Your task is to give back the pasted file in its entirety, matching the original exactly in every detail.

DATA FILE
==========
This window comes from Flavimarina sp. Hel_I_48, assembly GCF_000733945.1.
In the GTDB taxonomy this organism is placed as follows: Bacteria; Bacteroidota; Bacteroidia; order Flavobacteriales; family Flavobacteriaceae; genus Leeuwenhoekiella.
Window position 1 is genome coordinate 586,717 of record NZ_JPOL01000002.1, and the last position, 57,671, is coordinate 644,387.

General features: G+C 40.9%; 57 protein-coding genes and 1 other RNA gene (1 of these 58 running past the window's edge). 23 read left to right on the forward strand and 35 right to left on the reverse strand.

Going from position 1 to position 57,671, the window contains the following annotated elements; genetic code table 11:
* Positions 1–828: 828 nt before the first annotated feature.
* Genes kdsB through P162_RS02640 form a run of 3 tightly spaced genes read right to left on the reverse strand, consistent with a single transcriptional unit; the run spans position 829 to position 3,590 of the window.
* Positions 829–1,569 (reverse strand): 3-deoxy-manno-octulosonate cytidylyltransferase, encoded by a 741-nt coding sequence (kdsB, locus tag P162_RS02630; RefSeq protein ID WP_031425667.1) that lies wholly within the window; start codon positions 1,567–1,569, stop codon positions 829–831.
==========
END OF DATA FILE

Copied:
This window comes from Flavimarina sp. Hel_I_48, assembly GCF_000733945.1.
In the GTDB taxonomy this organism is placed as follows: Bacteria; Bacteroidota; Bacteroidia; order Flavobacteriales; family Flavobacteriaceae; genus Leeuwenhoekiella.
Window position 1 is genome coordinate 586,717 of record NZ_JPOL01000002.1, and the last position, 57,671, is coordinate 644,387.

General features: G+C 40.9%; 57 protein-coding genes and 1 other RNA gene (1 of these 58 running past the window's edge). 23 read left to right on the forward strand and 35 right to left on the reverse strand.

Going from position 1 to position 57,671, the window contains the following annotated elements; genetic code table 11:
* Positions 1–828: 828 nt before the first annotated feature.
* Genes kdsB through P162_RS02640 form a run of 3 tightly spaced genes read right to left on the reverse strand, consistent with a single transcriptional unit; the run spans position 829 to position 3,590 of the window.
* Positions 829–1,569 (reverse strand): 3-deoxy-manno-octulosonate cytidylyltransferase, encoded by a 741-nt coding sequence (kdsB, locus tag P162_RS02630; RefSeq protein ID WP_031425667.1) that lies wholly within the window; start codon positions 1,567–1,569, stop codon positions 829–831.